Friday 28 July 2017

UK demands 'back door' into secret WhatsApp messages

Attacker: Khalid Masood. Photo: Metropolitan Police/PA Wire
Attacker: Khalid Masood. Photo: Metropolitan Police/PA Wire

Arj Singh

Encrypted messaging services such as WhatsApp should build back doors into their systems so intelligence agencies can read suspected terrorists' messages during investigations, the British government has demanded.

UK Home Secretary Amber Rudd said she supported end-to-end encryption, offered by the likes of WhatsApp, but insisted that security services must be able to eavesdrop on messages when they have a warrant.

It comes amid reports that terrorist Khalid Masood used WhatsApp seconds before launching Wednesday's attack at Westminster Bridge - but agencies are unable to see what was in his communication.

Ms Rudd also insisted that the likes of Google, which runs the social video sharing platform YouTube and smaller sites such as WordPress, must realise that they were now publishing - rather than technology - companies and should take more responsibility for taking down extreme material.

The home secretary left the door open to changing the law if necessary.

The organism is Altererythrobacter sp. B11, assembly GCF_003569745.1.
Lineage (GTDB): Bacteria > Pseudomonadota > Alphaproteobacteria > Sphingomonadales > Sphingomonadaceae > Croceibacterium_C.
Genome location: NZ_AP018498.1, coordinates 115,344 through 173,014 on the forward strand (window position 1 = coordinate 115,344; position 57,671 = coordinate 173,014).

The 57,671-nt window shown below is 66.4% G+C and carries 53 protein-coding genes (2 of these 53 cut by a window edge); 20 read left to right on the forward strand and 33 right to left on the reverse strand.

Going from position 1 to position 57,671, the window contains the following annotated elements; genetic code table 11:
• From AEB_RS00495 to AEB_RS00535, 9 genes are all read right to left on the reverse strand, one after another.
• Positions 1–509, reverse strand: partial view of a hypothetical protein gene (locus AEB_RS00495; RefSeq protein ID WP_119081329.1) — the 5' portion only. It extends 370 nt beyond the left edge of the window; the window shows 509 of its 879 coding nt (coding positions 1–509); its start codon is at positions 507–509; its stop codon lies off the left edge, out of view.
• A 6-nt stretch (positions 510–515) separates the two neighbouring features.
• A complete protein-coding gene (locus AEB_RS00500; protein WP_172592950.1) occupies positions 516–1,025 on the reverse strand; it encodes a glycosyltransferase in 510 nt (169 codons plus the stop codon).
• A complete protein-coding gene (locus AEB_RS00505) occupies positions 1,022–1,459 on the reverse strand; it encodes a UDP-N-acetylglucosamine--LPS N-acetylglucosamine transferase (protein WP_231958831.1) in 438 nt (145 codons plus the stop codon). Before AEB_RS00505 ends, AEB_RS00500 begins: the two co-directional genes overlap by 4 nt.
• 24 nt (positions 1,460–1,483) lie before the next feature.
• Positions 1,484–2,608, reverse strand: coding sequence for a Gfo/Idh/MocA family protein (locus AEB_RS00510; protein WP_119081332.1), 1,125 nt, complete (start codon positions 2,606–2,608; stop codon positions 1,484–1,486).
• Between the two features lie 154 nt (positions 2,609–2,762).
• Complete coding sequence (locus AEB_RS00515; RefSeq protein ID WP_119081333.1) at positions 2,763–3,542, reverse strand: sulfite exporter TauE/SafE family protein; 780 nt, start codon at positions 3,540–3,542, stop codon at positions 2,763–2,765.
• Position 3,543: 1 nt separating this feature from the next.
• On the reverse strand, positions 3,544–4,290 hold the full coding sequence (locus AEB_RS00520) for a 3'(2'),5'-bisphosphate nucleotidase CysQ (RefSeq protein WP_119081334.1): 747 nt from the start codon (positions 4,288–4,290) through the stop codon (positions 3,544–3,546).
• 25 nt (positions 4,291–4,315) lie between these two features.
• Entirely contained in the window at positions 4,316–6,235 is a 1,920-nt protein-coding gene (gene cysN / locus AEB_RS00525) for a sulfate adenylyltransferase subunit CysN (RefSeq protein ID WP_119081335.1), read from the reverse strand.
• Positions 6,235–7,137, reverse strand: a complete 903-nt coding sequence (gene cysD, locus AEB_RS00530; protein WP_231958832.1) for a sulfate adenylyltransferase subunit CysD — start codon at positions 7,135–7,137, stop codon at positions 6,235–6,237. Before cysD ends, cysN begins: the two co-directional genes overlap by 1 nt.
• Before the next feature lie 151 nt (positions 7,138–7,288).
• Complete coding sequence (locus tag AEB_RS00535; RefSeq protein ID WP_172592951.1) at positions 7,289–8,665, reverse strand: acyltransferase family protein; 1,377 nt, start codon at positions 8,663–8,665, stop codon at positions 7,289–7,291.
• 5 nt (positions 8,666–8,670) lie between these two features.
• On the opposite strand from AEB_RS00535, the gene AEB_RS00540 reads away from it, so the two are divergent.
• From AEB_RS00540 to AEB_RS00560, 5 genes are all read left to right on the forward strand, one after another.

But she said she would rather see an industry-wide board doing it independently, as the best people to take action are those who understand the technology and the "necessary hashtags".

A police vehicle in Bredon Croft, Hockley, Birmingham, where counter-terrorism police have been searching a home where friends of Westminster terror attacker Khalid Masood lived. Photo: PA
A police vehicle in Bredon Croft, Hockley, Birmingham, where counter-terrorism police have been searching a home where friends of Westminster terror attacker Khalid Masood lived. Photo: PA

On encrypted messaging services, she told the BBC: "It is unacceptable, there should be no place for terrorists to hide.

"We need to make sure that organisations like WhatsApp, and there are plenty of others like that, don't provide a secret place for terrorists to communicate with each other."

In the US, Apple fought the FBI's request for the passcodes needed to unlock an iPhone that had been used by one of the perpetrators in the 2015 extremist attack in San Bernardino, California. The FBI eventually found another way around the lock.

Irish Independent

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